TRADE DOLLAR, a former coin of the United States, containing 378 troy grains of sil ver and 42 troy grains of alloy. Trade dollars, issued under Act of Congress 12 Feb. 1873, were legal tender to the amount of $5. Those issued under the Act 22 July 1876 possessed no legal tender power. They were intended for trade with countries doing business on a silver basis. As silver depreciated in value the trade dollar de preciated, and speculators bought them abroad at 80 or 90 cents and circulated them in the United States, at face value. This was easy because specie payment had just been resumed by the government in 1875, and the public liked the silver. When the lower value was generally understood, and they continued to fall in price, they were objected to and gradually disap peared from circulation.
Certain marks or in scriptions set on manufactured goods for the purpose of establishing the identity of their manufacture or selection. An examination of the evolution and development of the trade mark in the United States of America is sub stantially an examination of the evolution and development of the vast commerce of our coun try.
Definition.— A is a mark or sign indicating the source or origin of the article to which it is affixed. Unlike a patent (q.v.) it is not a monopoly. In its very exist ence it evidences competition, and lays claim to a degree of superiority in such competition. A trade-mark may consist of a word or words, or of a symbol, design, device or picture; or it may be constituted by an original and dis tinctive shape or form of package in which the goods are packed or contained; or it may con sist of a combination of some or all of these elements; but in whatever form the trade-mark appears on the market, its office is either to in dicate the origin or source of manufacture of the article, or when used, as it may be, by the dealer who sells to the ultimate purchaser or consumer, but who does not manufacture or produce the article, it may then indicate selec tion or endorsement of the manufacture of the article bearing such dealer's mark Office of the Not only does the trade-mark indicate the source or origin of the goods to which it is attached, but it also performs the office of guaranteeing or assuring to the purchaser, whether he be an intermediate or an ultimate one, that the hon est skill of the owner of the trade-mark, the good quality of the goods, the carefulness of selection, the purity of ingredients or cor rectness of weight or measure are to be found in the articles to which such mark is affixed. Further than this the protected and defended trade-mark builds up for the manufacturer to whom it belongs that following in the market which becomes immensely valuable in apprais ing the goodwill of such a business.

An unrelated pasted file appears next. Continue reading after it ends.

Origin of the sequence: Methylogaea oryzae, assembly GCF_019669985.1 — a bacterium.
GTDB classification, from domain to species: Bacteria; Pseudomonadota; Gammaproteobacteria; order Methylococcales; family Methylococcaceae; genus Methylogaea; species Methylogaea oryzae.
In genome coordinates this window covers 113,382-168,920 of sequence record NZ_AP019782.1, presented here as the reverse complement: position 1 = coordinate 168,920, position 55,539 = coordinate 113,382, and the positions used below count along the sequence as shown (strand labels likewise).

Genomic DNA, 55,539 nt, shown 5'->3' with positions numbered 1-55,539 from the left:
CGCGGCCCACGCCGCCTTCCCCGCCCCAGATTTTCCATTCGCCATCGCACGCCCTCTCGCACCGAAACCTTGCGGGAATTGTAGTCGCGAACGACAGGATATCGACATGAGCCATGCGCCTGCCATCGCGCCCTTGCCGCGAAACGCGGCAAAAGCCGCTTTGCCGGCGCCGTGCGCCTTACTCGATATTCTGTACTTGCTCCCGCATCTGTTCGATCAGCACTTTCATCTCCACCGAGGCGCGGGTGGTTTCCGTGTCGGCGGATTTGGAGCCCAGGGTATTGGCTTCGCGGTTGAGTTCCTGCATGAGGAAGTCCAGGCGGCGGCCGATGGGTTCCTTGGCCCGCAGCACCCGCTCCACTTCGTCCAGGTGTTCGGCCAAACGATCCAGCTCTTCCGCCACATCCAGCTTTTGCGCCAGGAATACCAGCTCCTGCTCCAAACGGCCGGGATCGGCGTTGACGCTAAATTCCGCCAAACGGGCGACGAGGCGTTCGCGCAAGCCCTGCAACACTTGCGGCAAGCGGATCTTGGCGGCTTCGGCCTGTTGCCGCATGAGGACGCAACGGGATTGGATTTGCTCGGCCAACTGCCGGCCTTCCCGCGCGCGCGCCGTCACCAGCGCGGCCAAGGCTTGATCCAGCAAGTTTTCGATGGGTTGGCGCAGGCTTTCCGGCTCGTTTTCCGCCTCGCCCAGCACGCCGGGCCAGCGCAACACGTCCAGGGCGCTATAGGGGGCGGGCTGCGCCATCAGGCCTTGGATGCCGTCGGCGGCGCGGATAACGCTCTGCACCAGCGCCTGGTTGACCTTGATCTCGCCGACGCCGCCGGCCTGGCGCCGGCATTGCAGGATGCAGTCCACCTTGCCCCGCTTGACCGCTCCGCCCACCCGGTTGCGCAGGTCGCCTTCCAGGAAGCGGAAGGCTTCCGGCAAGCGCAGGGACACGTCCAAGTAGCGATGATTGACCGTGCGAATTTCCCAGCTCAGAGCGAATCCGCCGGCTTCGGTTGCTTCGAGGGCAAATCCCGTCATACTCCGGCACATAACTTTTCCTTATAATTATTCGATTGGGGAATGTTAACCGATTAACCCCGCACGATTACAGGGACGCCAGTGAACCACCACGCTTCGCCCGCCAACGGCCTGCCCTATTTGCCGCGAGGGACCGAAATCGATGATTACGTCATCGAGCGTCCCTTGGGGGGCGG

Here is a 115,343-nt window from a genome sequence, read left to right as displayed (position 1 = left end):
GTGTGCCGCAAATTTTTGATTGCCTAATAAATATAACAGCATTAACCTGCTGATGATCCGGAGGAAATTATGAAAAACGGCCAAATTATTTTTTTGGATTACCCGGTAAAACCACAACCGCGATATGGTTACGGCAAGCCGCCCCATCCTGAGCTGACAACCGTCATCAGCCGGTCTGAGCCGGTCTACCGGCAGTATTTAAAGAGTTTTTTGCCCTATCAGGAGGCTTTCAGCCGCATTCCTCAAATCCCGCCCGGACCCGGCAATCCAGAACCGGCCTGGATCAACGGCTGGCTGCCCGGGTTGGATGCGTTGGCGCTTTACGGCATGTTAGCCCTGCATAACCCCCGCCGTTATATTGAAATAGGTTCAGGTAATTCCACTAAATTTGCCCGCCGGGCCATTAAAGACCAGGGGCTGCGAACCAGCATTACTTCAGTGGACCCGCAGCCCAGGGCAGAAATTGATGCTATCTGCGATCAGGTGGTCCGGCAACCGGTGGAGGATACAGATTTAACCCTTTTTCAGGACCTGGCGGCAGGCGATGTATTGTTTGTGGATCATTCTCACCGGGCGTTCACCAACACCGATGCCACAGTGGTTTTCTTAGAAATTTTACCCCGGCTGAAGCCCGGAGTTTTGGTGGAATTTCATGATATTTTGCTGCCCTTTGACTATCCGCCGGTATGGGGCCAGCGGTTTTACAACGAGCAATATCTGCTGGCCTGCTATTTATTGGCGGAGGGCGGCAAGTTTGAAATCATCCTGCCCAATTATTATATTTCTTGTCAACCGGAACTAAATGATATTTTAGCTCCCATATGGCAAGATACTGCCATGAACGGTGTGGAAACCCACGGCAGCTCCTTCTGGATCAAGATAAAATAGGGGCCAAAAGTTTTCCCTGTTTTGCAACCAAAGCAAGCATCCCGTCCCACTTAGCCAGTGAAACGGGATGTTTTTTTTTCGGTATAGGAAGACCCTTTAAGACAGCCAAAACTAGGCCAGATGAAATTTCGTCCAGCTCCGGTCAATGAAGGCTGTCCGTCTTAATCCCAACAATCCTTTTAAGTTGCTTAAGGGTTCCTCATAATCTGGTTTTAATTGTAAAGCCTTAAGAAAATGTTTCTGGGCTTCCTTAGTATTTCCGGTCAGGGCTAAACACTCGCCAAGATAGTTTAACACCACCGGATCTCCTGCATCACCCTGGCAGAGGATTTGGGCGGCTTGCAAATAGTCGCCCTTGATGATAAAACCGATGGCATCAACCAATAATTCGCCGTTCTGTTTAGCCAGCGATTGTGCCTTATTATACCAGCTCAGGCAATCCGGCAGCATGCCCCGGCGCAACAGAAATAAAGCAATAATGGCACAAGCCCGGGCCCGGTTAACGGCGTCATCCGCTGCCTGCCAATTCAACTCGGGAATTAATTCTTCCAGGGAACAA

The Origin of the introduction of the trade-mark into commercial use was natural, and when once effected rapidly became a trade necessity.
A chemist in the olden days prepared a mixture or lotion and recommended it to the customers of his shop, who found it effica cious. A shoemaker made shoes for his patrons which by reason of good quality and superior workmanship won favor for him among his patrons; so that these trades-people, pursuing their various lines of industry, not only retained their custom, but were recommended by their patrons to others, such customers becoming ac customed to resort to the shop of the one or the other of the tradesmen who supplied such wants, a habit which is known• in law as the goodwill of a business.
So long as the customer of the chemist transacted his business face to face with him in the sarne old shop, or so long as the shoe maker measured his patrons and delivered his goods to them in person, so long was it un necessary for such manufacturers to mark their wares.
Their customers and patrons obtained a per sonal dehvery and needed no other assurance or guaranty as to the genuineness of the articles purchased by them; but after a while, some of these purchasers and users of these various articles removed to other localities, and would desire to continue to use the same lotion or wear the same shoes; and they would order the same directly, if they could, or through some agent middleman if they could not; and then in the latter case, to quiet any apprehension which suc.h customers residing at a distance might feel regarding the genuineness of the articles de livered to them, the chemist would affix a label to the bottle or jar containing the lotion, which would bear his name and address; and the shoe rnaker would mark on some part of the shoe his name and address; after a while the pro ducers of these various articles found that the mere use of their name and address. while con stituting a good and sufficient indication of the origin of their products, was nevertheless sub ject to several matters of inconvenience; the first was that perchance many of the customers could not read; and the next was, that the use of the name of the manufacturer alone was at tended by a legal difficulty, to wit, that while a man's name would Constitute a most perfect trade-mark, yet any other man bearing the same name had an equal right to use it, provided he did so honestly and fairly, and if engaged in the same line of business, a trade confusion would naturally and often did arise, as wit ness the Brown Iron Bitters case.